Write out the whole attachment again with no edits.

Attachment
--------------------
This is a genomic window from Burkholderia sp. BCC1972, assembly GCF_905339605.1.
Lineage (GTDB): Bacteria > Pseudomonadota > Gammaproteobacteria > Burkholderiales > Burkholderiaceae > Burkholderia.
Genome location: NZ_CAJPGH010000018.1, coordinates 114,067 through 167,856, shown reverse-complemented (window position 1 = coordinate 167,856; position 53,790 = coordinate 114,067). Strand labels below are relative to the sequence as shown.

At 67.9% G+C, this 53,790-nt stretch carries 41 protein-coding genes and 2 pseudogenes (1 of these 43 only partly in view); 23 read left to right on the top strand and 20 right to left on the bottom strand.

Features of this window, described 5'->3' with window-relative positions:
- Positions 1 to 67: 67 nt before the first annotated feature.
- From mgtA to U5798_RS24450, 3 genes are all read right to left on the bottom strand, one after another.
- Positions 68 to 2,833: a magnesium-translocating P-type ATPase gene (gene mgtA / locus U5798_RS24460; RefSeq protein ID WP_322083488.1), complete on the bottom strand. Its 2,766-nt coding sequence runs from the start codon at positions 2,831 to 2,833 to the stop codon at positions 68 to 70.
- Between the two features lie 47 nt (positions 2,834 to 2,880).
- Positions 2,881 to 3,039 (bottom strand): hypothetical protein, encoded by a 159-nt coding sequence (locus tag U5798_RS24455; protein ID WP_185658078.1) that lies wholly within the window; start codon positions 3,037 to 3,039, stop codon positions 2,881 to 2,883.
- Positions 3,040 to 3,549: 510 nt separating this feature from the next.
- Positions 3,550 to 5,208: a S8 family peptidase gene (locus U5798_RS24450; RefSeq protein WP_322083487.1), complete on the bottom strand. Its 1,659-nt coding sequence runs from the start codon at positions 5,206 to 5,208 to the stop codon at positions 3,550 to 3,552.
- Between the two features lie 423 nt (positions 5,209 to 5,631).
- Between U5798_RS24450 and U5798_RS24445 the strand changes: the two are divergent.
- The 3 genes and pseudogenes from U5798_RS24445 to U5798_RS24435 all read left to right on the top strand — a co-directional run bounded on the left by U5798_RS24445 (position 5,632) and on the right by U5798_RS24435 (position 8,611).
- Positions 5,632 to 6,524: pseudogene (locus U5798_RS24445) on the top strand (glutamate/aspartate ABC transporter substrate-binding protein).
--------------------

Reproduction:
This is a genomic window from Burkholderia sp. BCC1972, assembly GCF_905339605.1.
Lineage (GTDB): Bacteria > Pseudomonadota > Gammaproteobacteria > Burkholderiales > Burkholderiaceae > Burkholderia.
Genome location: NZ_CAJPGH010000018.1, coordinates 114,067 through 167,856, shown reverse-complemented (window position 1 = coordinate 167,856; position 53,790 = coordinate 114,067). Strand labels below are relative to the sequence as shown.

At 67.9% G+C, this 53,790-nt stretch carries 41 protein-coding genes and 2 pseudogenes (1 of these 43 only partly in view); 23 read left to right on the top strand and 20 right to left on the bottom strand.

Features of this window, described 5'->3' with window-relative positions:
- Positions 1 to 67: 67 nt before the first annotated feature.
- From mgtA to U5798_RS24450, 3 genes are all read right to left on the bottom strand, one after another.
- Positions 68 to 2,833: a magnesium-translocating P-type ATPase gene (gene mgtA / locus U5798_RS24460; RefSeq protein ID WP_322083488.1), complete on the bottom strand. Its 2,766-nt coding sequence runs from the start codon at positions 2,831 to 2,833 to the stop codon at positions 68 to 70.
- Between the two features lie 47 nt (positions 2,834 to 2,880).
- Positions 2,881 to 3,039 (bottom strand): hypothetical protein, encoded by a 159-nt coding sequence (locus tag U5798_RS24455; protein ID WP_185658078.1) that lies wholly within the window; start codon positions 3,037 to 3,039, stop codon positions 2,881 to 2,883.
- Positions 3,040 to 3,549: 510 nt separating this feature from the next.
- Positions 3,550 to 5,208: a S8 family peptidase gene (locus U5798_RS24450; RefSeq protein WP_322083487.1), complete on the bottom strand. Its 1,659-nt coding sequence runs from the start codon at positions 5,206 to 5,208 to the stop codon at positions 3,550 to 3,552.
- Between the two features lie 423 nt (positions 5,209 to 5,631).
- Between U5798_RS24450 and U5798_RS24445 the strand changes: the two are divergent.
- The 3 genes and pseudogenes from U5798_RS24445 to U5798_RS24435 all read left to right on the top strand — a co-directional run bounded on the left by U5798_RS24445 (position 5,632) and on the right by U5798_RS24435 (position 8,611).
- Positions 5,632 to 6,524: pseudogene (locus U5798_RS24445) on the top strand (glutamate/aspartate ABC transporter substrate-binding protein).